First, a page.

We have all heard the saying “You can’t judge a book by its cover”, but it is true that the cover is what initially draws a person to pick up the book in the first place. The same is true with selecting and breeding cattle. What the animal looks like matters. However, what the saying really means is it’s what is inside the book, or in this case underneath the animal’s hide, that adds the most value. The importance of phenotypic selection in cattle is non-negotiable. But, once someone has made that initial gate cut, genomics can help in marketing the value of sale bulls and heifers with increased confidence. Cattlemen and women do their best to select elite bulls to mate their cows to. Unfortunately, basic biology reminds us that variability exists even within the best mating plans. But exactly how much variability? Well, while discussed at length in the extension article The Random Shuffle of Genes: Putting the E in EPD , basic math tells us that within a single full sibling matin

A Genomics Bull Buying Guide – The Value of Accuracy

In the last blog post, I defined Expected Progeny Differences (EPDs), the accuracy of said EPD, and the percentile rank. An EPD is an estimate of the genetic merit an animal will pass on to its progeny, on average. They can be used to sort animals according to their potential to make genetic change within a herd, or when making bull buying decisions. A percentile rank simply reports where the specific EPD for that animal ranks across the entire breed from 1 (top) to 100 (bottom). While I touched on the value of genomics and how it increases accuracy, to do that justice really takes a separate post – so here goes. Remember, EPD stands for ‘Expected’ Progeny Difference. In other words, it is the evaluation’s best assortation of an animal’s genetic merit based on the information available at the time. Traditionally, that would be the animal’s (assumed) pedigree, phenotype data, and progeny information. In the case of young sires, sometimes that can be limited simply due to their age.

A Commercial Producer’s Guide to Selecting Bulls

As a dry 2023 ends, with hopefully a little more moisture, and we enter spring bull buying season, it is imperative that producers arm themselves with information to make educated purchasing decisions. As you continue to flip through various catalogs, selecting bulls as you have so many times before, I would like to take this opportunity to provide what I believe are fundamental pieces of information to better assist a producer in their bull buying decisions.  In addition to overall soundness and conformation of a bull, it is always important to select a sire who is ‘backed by data’. You wouldn’t necessarily go out and buy a new pickup truck without researching its horsepower, torque, and overall tow-rating. Instead, you would ensure that the overall mechanics of the engine matched your daily needs. The same should be true about purchasing a new herd bull or AI sire. Instead of an owner’s manual you now have EPDs. Figure 1. Sources of information used to calculate an Expected Progeny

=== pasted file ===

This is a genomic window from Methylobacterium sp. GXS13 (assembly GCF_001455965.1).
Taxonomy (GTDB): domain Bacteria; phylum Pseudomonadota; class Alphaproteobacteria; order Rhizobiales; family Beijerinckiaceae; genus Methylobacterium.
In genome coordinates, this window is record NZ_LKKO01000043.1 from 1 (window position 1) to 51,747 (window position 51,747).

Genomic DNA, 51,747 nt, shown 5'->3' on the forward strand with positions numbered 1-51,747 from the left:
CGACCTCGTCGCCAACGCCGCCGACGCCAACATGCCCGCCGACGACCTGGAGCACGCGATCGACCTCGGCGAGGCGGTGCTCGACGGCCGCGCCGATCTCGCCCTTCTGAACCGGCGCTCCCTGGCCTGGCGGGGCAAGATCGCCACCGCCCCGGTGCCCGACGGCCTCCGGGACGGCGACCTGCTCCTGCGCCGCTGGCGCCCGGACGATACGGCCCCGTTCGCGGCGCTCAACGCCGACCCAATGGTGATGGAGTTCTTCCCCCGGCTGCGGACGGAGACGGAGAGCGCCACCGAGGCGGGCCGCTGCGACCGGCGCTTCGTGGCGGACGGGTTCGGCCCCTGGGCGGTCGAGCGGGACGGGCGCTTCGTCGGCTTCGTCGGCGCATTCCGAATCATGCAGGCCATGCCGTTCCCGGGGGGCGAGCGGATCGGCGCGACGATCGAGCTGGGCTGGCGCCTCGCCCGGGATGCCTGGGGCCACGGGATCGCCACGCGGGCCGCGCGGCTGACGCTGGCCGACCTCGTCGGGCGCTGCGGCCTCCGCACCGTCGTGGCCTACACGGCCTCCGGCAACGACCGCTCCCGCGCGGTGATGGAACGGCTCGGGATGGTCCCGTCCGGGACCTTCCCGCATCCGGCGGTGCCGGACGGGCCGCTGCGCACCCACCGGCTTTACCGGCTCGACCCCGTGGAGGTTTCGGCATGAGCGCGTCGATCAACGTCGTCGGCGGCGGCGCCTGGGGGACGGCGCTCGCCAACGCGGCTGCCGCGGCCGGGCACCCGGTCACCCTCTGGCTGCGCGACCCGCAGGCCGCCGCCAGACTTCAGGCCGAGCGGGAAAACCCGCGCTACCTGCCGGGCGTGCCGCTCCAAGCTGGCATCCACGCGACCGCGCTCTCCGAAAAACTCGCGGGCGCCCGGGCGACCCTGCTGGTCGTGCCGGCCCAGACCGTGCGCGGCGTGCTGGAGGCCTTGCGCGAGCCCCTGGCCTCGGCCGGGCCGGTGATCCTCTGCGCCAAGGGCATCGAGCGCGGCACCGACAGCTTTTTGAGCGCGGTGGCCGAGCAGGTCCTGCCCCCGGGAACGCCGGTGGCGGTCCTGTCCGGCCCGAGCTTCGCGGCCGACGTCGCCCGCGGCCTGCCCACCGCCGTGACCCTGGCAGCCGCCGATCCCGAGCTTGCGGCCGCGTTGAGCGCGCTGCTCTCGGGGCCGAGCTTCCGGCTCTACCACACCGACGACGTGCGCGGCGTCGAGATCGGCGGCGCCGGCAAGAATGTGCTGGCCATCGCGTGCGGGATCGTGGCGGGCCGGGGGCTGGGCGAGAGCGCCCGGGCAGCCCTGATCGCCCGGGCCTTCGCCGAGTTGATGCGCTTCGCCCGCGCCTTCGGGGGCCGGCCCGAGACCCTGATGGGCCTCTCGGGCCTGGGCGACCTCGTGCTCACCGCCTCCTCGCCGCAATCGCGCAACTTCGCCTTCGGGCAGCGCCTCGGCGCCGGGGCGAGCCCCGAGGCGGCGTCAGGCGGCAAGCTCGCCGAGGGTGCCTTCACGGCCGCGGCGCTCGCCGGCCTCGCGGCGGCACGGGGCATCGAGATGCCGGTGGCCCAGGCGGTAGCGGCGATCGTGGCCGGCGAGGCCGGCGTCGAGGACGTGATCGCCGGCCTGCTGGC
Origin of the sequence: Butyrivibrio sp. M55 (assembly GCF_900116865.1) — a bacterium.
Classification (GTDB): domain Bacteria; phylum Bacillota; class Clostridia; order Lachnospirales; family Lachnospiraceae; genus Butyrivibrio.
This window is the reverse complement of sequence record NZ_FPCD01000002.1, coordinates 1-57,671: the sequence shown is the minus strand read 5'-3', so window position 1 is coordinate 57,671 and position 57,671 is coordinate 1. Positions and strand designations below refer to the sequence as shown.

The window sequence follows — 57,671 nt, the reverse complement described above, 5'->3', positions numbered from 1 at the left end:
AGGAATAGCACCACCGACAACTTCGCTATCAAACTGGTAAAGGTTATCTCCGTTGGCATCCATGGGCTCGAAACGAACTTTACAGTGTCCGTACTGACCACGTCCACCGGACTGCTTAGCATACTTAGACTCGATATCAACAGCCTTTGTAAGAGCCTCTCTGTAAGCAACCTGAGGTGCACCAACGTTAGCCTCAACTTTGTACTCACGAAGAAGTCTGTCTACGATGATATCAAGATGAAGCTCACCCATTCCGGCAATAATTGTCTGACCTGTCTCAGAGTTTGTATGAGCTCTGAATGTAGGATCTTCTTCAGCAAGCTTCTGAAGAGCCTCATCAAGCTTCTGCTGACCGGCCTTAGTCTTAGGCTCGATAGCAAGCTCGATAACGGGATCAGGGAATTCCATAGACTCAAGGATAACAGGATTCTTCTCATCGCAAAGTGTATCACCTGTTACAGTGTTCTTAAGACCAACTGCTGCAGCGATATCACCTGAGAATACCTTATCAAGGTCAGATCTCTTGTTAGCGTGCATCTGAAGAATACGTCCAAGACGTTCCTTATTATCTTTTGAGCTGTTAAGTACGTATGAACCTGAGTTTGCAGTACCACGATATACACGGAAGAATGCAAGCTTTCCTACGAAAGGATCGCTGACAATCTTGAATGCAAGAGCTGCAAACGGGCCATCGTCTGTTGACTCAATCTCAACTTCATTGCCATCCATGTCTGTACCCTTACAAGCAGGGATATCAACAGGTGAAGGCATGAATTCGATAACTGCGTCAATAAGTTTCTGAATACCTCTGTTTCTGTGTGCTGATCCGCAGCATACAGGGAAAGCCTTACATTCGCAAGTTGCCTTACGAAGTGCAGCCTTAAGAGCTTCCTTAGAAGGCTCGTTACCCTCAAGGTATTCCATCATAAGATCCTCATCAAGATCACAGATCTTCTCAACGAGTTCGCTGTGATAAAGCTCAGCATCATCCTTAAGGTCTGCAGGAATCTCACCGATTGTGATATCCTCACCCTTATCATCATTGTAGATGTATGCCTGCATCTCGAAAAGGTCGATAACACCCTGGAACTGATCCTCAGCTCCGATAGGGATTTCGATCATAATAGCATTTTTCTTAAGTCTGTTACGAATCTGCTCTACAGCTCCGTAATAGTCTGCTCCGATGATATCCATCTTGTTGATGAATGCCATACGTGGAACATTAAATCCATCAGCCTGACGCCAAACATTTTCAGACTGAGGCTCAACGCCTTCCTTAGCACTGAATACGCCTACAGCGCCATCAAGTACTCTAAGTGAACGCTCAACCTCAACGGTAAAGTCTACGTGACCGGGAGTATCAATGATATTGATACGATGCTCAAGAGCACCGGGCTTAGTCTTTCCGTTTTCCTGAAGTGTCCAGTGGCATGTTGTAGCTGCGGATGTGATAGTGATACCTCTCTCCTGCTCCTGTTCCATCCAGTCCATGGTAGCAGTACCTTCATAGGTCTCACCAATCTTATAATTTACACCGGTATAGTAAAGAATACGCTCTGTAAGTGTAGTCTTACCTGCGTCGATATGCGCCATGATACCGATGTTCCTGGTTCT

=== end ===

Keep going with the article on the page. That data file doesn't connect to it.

The Simple Value of Parentage Verification – It’s More Than You Might Realize

  When we think about DNA testing in cattle, we often revert to more complex testing like “GGP 50 or 100K” or “HD50K” and precise predictions of progeny performance in the form of genomically enhanced expected progeny differences (GE-EPD). What we often overlook is the fact that with every SNP panel that is purchased for an animal, parentage information is included at no additional cost. It’s one of the unsung heroes of genomic technology. Let’s talk about why. Did you know that on average 10% of parentage is misreported to breed associations? Of course, this isn’t on purpose but rather a result of animals being sired by cover bulls instead of AI sires and other such cases. Just last year I had a parentage issue where a cow was AI’d and put in a pasture with a cover bull after a short waiting period but ended up being bred by another cover bull in between both exposures. Anything is possible. For seedstock producers, a lot rests on the pedigree of an animal. When you open a sale ca